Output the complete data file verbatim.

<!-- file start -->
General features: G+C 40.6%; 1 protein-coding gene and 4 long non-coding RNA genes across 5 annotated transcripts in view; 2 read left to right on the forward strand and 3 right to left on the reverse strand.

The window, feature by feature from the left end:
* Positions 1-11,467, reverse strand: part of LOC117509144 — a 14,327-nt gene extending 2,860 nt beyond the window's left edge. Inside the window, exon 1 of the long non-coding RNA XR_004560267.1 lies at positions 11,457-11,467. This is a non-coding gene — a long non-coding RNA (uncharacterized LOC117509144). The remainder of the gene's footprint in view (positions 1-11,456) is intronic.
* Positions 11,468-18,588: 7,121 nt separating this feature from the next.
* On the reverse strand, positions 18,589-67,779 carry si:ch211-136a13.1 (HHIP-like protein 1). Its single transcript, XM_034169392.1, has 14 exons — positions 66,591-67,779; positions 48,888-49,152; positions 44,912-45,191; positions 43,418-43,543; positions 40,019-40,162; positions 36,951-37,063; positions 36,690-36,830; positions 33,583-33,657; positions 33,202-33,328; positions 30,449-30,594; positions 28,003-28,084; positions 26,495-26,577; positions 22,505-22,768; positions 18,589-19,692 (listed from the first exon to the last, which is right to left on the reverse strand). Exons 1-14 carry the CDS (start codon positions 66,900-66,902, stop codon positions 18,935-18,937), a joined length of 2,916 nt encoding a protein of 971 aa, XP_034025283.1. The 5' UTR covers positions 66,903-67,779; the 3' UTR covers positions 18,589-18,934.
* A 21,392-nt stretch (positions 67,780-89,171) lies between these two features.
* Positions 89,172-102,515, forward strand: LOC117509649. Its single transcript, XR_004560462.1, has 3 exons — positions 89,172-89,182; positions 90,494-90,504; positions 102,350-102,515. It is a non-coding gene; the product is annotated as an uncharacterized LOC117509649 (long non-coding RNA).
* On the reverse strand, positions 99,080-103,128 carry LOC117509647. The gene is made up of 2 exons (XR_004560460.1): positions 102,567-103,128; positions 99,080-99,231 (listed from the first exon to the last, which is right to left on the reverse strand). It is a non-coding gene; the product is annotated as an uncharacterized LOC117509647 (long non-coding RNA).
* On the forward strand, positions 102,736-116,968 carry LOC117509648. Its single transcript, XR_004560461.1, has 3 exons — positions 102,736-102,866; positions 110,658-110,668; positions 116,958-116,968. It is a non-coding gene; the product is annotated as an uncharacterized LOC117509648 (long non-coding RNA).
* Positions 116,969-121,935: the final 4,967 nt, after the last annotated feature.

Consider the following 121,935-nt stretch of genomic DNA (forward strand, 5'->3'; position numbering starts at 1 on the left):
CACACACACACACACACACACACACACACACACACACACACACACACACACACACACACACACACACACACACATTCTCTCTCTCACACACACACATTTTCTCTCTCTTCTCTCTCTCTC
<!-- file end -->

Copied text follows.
General features: G+C 40.6%; 1 protein-coding gene and 4 long non-coding RNA genes across 5 annotated transcripts in view; 2 read left to right on the forward strand and 3 right to left on the reverse strand.

The window, feature by feature from the left end:
* Positions 1-11,467, reverse strand: part of LOC117509144 — a 14,327-nt gene extending 2,860 nt beyond the window's left edge. Inside the window, exon 1 of the long non-coding RNA XR_004560267.1 lies at positions 11,457-11,467. This is a non-coding gene — a long non-coding RNA (uncharacterized LOC117509144). The remainder of the gene's footprint in view (positions 1-11,456) is intronic.
* Positions 11,468-18,588: 7,121 nt separating this feature from the next.
* On the reverse strand, positions 18,589-67,779 carry si:ch211-136a13.1 (HHIP-like protein 1). Its single transcript, XM_034169392.1, has 14 exons — positions 66,591-67,779; positions 48,888-49,152; positions 44,912-45,191; positions 43,418-43,543; positions 40,019-40,162; positions 36,951-37,063; positions 36,690-36,830; positions 33,583-33,657; positions 33,202-33,328; positions 30,449-30,594; positions 28,003-28,084; positions 26,495-26,577; positions 22,505-22,768; positions 18,589-19,692 (listed from the first exon to the last, which is right to left on the reverse strand). Exons 1-14 carry the CDS (start codon positions 66,900-66,902, stop codon positions 18,935-18,937), a joined length of 2,916 nt encoding a protein of 971 aa, XP_034025283.1. The 5' UTR covers positions 66,903-67,779; the 3' UTR covers positions 18,589-18,934.
* A 21,392-nt stretch (positions 67,780-89,171) lies between these two features.
* Positions 89,172-102,515, forward strand: LOC117509649. Its single transcript, XR_004560462.1, has 3 exons — positions 89,172-89,182; positions 90,494-90,504; positions 102,350-102,515. It is a non-coding gene; the product is annotated as an uncharacterized LOC117509649 (long non-coding RNA).
* On the reverse strand, positions 99,080-103,128 carry LOC117509647. The gene is made up of 2 exons (XR_004560460.1): positions 102,567-103,128; positions 99,080-99,231 (listed from the first exon to the last, which is right to left on the reverse strand). It is a non-coding gene; the product is annotated as an uncharacterized LOC117509647 (long non-coding RNA).
* On the forward strand, positions 102,736-116,968 carry LOC117509648. Its single transcript, XR_004560461.1, has 3 exons — positions 102,736-102,866; positions 110,658-110,668; positions 116,958-116,968. It is a non-coding gene; the product is annotated as an uncharacterized LOC117509648 (long non-coding RNA).
* Positions 116,969-121,935: the final 4,967 nt, after the last annotated feature.

Consider the following 121,935-nt stretch of genomic DNA (forward strand, 5'->3'; position numbering starts at 1 on the left):
CACACACACACACACACACACACACACACACACACACACACACACACACACACACACACACACACACACACACATTCTCTCTCTCACACACACACATTTTCTCTCTCTTCTCTCTCTCTC